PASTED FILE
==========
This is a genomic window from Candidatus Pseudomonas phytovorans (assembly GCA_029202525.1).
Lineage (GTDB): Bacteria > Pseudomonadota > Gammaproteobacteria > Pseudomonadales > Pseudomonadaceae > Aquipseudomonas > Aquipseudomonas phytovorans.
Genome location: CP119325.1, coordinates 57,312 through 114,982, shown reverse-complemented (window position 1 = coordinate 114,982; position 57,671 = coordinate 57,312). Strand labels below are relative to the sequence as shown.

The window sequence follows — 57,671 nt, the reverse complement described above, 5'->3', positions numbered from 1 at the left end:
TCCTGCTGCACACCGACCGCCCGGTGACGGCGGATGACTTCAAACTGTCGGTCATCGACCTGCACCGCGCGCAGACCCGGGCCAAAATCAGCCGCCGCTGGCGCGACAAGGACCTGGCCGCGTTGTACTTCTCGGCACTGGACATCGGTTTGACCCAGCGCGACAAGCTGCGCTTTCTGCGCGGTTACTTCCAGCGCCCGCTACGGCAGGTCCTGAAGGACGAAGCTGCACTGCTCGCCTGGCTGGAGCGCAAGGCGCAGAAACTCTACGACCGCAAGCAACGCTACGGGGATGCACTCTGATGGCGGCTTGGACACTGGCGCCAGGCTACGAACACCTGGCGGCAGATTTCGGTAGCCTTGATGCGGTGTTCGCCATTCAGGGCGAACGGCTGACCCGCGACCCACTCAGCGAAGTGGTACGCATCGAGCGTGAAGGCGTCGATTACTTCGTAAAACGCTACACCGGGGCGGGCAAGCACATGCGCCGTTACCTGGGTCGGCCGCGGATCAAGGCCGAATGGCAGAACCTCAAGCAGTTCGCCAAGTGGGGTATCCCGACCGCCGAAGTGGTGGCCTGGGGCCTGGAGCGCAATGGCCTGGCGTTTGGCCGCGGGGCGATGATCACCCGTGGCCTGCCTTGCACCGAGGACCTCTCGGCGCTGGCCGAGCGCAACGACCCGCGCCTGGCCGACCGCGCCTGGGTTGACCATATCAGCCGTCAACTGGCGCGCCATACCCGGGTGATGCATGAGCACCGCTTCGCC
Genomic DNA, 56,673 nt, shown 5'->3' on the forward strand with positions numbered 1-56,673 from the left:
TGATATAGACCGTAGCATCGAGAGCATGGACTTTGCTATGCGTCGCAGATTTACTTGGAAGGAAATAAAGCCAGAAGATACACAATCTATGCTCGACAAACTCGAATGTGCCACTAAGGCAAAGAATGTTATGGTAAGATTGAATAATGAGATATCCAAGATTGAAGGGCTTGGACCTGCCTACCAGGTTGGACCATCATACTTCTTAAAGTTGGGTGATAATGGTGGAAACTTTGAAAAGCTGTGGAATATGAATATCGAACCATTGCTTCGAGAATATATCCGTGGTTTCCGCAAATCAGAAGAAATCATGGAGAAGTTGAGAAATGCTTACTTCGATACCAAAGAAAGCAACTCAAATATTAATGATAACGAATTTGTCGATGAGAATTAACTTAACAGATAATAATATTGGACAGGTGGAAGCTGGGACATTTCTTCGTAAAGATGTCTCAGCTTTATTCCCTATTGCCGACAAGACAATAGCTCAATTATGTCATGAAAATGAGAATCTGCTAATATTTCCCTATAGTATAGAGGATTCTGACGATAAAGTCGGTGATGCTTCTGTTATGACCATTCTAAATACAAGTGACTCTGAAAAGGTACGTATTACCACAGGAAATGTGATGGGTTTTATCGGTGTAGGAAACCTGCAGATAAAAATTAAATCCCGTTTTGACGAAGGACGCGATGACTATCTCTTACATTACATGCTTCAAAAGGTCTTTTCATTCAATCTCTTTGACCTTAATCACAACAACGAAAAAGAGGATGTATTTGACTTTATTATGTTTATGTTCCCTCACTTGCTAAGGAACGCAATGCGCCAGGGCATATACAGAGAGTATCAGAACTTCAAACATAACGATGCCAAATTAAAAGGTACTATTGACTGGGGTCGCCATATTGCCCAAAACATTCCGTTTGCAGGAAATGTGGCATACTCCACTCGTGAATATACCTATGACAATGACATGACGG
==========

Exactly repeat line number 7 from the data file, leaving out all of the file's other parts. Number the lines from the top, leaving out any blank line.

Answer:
TGATATAGACCGTAGCATCGAGAGCATGGACTTTGCTATGCGTCGCAGATTTACTTGGAAGGAAATAAAGCCAGAAGATACACAATCTATGCTCGACAAACTCGAATGTGCCACTAAGGCAAAGAATGTTATGGTAAGATTGAATAATGAGATATCCAAGATTGAAGGGCTTGGACCTGCCTACCAGGTTGGACCATCATACTTCTTAAAGTTGGGTGATAATGGTGGAAACTTTGAAAAGCTGTGGAATATGAATATCGAACCATTGCTTCGAGAATATATCCGTGGTTTCCGCAAATCAGAAGAAATCATGGAGAAGTTGAGAAATGCTTACTTCGATACCAAAGAAAGCAACTCAAATATTAATGATAACGAATTTGTCGATGAGAATTAACTTAACAGATAATAATATTGGACAGGTGGAAGCTGGGACATTTCTTCGTAAAGATGTCTCAGCTTTATTCCCTATTGCCGACAAGACAATAGCTCAATTATGTCATGAAAATGAGAATCTGCTAATATTTCCCTATAGTATAGAGGATTCTGACGATAAAGTCGGTGATGCTTCTGTTATGACCATTCTAAATACAAGTGACTCTGAAAAGGTACGTATTACCACAGGAAATGTGATGGGTTTTATCGGTGTAGGAAACCTGCAGATAAAAATTAAATCCCGTTTTGACGAAGGACGCGATGACTATCTCTTACATTACATGCTTCAAAAGGTCTTTTCATTCAATCTCTTTGACCTTAATCACAACAACGAAAAAGAGGATGTATTTGACTTTATTATGTTTATGTTCCCTCACTTGCTAAGGAACGCAATGCGCCAGGGCATATACAGAGAGTATCAGAACTTCAAACATAACGATGCCAAATTAAAAGGTACTATTGACTGGGGTCGCCATATTGCCCAAAACATTCCGTTTGCAGGAAATGTGGCATACTCCACTCGTGAATATACCTATGACAATGACATGACGG